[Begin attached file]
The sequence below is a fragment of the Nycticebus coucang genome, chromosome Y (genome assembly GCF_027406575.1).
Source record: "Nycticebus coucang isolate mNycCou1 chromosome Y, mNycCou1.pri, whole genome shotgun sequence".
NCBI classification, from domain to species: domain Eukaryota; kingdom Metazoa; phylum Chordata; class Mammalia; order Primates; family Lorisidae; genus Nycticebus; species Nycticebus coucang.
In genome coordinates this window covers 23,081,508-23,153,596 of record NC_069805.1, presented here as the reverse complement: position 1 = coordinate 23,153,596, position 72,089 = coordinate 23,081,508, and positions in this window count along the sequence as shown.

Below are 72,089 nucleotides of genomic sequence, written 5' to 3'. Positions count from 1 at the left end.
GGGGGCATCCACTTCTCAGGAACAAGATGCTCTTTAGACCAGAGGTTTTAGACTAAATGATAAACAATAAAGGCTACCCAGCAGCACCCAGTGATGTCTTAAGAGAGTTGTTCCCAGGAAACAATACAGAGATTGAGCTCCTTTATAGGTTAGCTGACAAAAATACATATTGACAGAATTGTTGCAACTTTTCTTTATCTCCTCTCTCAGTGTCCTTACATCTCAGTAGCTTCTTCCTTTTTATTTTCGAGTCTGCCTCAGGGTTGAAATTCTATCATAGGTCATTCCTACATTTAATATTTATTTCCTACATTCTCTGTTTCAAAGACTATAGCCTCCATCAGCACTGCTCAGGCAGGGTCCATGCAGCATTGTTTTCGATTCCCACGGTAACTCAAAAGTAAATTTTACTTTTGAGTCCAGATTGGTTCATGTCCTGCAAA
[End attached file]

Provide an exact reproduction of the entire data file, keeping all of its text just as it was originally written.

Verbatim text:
The sequence below is a fragment of the Nycticebus coucang genome, chromosome Y (genome assembly GCF_027406575.1).
Source record: "Nycticebus coucang isolate mNycCou1 chromosome Y, mNycCou1.pri, whole genome shotgun sequence".
NCBI classification, from domain to species: domain Eukaryota; kingdom Metazoa; phylum Chordata; class Mammalia; order Primates; family Lorisidae; genus Nycticebus; species Nycticebus coucang.
In genome coordinates this window covers 23,081,508-23,153,596 of record NC_069805.1, presented here as the reverse complement: position 1 = coordinate 23,153,596, position 72,089 = coordinate 23,081,508, and positions in this window count along the sequence as shown.

Below are 72,089 nucleotides of genomic sequence, written 5' to 3'. Positions count from 1 at the left end.
GGGGGCATCCACTTCTCAGGAACAAGATGCTCTTTAGACCAGAGGTTTTAGACTAAATGATAAACAATAAAGGCTACCCAGCAGCACCCAGTGATGTCTTAAGAGAGTTGTTCCCAGGAAACAATACAGAGATTGAGCTCCTTTATAGGTTAGCTGACAAAAATACATATTGACAGAATTGTTGCAACTTTTCTTTATCTCCTCTCTCAGTGTCCTTACATCTCAGTAGCTTCTTCCTTTTTATTTTCGAGTCTGCCTCAGGGTTGAAATTCTATCATAGGTCATTCCTACATTTAATATTTATTTCCTACATTCTCTGTTTCAAAGACTATAGCCTCCATCAGCACTGCTCAGGCAGGGTCCATGCAGCATTGTTTTCGATTCCCACGGTAACTCAAAAGTAAATTTTACTTTTGAGTCCAGATTGGTTCATGTCCTGCAAA